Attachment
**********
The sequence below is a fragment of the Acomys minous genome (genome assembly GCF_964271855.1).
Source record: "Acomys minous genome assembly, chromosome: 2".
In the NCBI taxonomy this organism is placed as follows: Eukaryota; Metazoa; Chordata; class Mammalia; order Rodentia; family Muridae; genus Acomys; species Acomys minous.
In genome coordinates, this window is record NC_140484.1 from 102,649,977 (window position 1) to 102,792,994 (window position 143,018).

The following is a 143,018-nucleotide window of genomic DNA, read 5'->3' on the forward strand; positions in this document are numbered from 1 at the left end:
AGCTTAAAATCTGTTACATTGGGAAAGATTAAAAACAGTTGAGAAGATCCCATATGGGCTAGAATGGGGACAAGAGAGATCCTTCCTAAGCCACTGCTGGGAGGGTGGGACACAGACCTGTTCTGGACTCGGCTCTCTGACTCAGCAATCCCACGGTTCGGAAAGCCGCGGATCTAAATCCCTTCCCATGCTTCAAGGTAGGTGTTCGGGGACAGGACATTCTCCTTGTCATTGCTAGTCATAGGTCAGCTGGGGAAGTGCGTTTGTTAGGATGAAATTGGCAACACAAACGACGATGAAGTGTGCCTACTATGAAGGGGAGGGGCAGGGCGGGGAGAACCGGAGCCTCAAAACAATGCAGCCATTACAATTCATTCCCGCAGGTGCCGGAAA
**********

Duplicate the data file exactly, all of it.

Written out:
The sequence below is a fragment of the Acomys minous genome (genome assembly GCF_964271855.1).
Source record: "Acomys minous genome assembly, chromosome: 2".
In the NCBI taxonomy this organism is placed as follows: Eukaryota; Metazoa; Chordata; class Mammalia; order Rodentia; family Muridae; genus Acomys; species Acomys minous.
In genome coordinates, this window is record NC_140484.1 from 102,649,977 (window position 1) to 102,792,994 (window position 143,018).

The following is a 143,018-nucleotide window of genomic DNA, read 5'->3' on the forward strand; positions in this document are numbered from 1 at the left end:
AGCTTAAAATCTGTTACATTGGGAAAGATTAAAAACAGTTGAGAAGATCCCATATGGGCTAGAATGGGGACAAGAGAGATCCTTCCTAAGCCACTGCTGGGAGGGTGGGACACAGACCTGTTCTGGACTCGGCTCTCTGACTCAGCAATCCCACGGTTCGGAAAGCCGCGGATCTAAATCCCTTCCCATGCTTCAAGGTAGGTGTTCGGGGACAGGACATTCTCCTTGTCATTGCTAGTCATAGGTCAGCTGGGGAAGTGCGTTTGTTAGGATGAAATTGGCAACACAAACGACGATGAAGTGTGCCTACTATGAAGGGGAGGGGCAGGGCGGGGAGAACCGGAGCCTCAAAACAATGCAGCCATTACAATTCATTCCCGCAGGTGCCGGAAA